‘Don’t Date Your Client,’ Philippine Supreme Court Instructs Lawyers in Conduct Code Revision

The Supreme Court has moved to revise the code governing the conduct of Filipino law practitioners, including a ban on attorney-client romance. “We want to be very clear that the lawyer-client relationship can clearly define what are your duties and what are your responsibilities. We don’t want any dating or romantic factor to blur these lines,” Associate Justice Maria Filomena Singh said in an ANC interview recently. The proposal to formalize the prohibition on romantic entanglements between lawyers and their clients is part of the high tribunal’s project to update the 34-year-old Code of Professional Responsibility. The Supreme Court has been holding an “ethics caravan” to present the proposed changes in the code, which would be renamed Code of Professional Responsibility and Accountability, to lawyers, judges and other stakeholders and seek input from them.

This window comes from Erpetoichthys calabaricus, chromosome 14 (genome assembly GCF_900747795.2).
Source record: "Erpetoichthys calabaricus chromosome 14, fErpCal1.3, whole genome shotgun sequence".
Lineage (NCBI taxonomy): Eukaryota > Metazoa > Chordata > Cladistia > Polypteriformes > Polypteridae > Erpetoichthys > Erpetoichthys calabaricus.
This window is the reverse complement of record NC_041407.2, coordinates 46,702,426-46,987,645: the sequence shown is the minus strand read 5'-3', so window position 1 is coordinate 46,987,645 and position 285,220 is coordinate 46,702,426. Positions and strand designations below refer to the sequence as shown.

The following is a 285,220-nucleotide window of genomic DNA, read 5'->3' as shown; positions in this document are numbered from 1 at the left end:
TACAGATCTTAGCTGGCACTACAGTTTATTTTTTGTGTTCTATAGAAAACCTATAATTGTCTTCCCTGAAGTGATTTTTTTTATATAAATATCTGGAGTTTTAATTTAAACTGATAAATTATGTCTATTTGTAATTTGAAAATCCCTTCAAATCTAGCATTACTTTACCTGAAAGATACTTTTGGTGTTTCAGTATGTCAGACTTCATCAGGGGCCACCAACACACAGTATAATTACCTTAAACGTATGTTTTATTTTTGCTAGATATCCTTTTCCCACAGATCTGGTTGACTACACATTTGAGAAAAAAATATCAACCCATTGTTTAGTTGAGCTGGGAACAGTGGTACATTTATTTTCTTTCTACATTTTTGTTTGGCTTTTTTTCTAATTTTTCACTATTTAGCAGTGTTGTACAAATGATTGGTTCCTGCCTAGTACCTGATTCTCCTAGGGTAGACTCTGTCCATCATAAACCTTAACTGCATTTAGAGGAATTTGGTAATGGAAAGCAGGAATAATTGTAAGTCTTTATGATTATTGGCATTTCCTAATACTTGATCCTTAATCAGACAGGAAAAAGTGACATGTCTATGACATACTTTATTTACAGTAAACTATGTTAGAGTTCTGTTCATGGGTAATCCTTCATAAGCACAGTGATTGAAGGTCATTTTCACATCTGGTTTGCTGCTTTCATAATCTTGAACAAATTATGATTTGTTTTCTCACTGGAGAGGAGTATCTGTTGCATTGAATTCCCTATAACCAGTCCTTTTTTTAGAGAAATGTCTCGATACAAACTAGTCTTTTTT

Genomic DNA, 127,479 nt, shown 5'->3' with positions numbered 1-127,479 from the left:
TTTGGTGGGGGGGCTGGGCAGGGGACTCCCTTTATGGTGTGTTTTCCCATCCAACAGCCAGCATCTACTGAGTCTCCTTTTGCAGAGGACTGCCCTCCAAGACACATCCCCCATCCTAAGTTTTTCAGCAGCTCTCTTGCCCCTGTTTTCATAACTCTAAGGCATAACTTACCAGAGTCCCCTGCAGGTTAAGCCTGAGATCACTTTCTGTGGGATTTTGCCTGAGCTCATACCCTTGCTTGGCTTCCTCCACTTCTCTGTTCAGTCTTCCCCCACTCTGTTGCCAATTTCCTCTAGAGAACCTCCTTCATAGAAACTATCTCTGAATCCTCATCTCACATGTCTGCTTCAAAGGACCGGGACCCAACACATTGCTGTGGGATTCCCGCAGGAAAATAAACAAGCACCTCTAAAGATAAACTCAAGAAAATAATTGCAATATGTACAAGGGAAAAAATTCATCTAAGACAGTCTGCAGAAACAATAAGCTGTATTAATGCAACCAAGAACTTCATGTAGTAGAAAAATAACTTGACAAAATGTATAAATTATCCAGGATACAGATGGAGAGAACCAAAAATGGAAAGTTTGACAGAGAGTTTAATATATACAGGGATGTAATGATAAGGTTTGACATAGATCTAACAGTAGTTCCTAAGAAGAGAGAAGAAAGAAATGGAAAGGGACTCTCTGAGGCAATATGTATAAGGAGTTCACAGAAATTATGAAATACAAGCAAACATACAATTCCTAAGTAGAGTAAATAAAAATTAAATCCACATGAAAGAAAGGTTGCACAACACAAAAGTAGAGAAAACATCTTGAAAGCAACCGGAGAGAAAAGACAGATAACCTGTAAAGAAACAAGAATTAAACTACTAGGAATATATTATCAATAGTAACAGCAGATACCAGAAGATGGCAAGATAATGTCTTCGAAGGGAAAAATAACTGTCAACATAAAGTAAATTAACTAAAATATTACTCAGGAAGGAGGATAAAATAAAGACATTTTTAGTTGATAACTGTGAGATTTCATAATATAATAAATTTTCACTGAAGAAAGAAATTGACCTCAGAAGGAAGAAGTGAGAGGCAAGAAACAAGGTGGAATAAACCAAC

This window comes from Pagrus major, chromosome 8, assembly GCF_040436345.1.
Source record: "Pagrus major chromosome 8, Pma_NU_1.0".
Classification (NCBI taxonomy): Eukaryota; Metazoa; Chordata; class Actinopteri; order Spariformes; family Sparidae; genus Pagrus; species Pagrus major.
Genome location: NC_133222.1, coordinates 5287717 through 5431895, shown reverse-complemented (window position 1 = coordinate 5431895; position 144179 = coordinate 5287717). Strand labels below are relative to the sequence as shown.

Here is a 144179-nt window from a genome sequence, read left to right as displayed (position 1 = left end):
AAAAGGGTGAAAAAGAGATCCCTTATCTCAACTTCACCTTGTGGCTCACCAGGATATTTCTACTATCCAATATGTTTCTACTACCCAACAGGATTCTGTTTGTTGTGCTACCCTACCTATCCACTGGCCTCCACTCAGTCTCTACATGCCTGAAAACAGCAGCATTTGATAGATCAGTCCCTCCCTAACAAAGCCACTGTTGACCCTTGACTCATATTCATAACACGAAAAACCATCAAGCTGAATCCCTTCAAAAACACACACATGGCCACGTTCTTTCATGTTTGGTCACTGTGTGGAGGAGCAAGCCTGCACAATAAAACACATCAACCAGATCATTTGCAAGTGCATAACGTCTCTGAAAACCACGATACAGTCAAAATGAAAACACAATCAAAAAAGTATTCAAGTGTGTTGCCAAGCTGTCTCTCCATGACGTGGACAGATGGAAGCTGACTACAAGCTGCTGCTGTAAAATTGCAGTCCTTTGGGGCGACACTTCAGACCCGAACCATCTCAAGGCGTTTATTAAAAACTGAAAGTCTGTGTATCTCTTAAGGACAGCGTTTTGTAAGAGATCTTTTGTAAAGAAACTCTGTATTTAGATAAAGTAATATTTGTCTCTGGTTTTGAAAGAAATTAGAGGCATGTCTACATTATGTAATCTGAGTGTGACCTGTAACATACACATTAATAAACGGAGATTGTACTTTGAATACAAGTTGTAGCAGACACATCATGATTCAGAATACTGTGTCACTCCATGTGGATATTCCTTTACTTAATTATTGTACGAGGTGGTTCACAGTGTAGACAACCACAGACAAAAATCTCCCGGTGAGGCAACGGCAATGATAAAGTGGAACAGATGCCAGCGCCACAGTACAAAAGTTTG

Previous roadshows were held in the cities of Cebu, Davao, Naga and Baguio, while another one is scheduled in Manila on Jan. 27.

Singh said the proposal to amend the code was prompted by concerning posts on social media. “These posts were very disturbing and were of grave concern to the high court, particularly, because of certain accusations and statements which were at the very least very irresponsible,” she said, without providing details about those involved and the nature of these posts. In the present code, there’s only general advice on proper decorum among lawyers. But Section 15 of the proposed version expressly prohibits a lawyer from dating or having an affair with a client.

“A lawyer shall not have dating, romantic, or sexual relations with a client during the engagement, unless the consensual relationship existed between them before the lawyer-client relationship commenced,” it states. Over the years, the high court has stripped a number of lawyers of their license for “illicit relations” and improper conduct. In November 2019, a lawyer was disbarred for having a romantic relationship with a client while he was still married and for failing to support his child. Other proposed changes deal with the responsible use of social media, such as a ban on spreading “fake news,” posting pleadings and communications with clients, and writing commentaries on pending cases.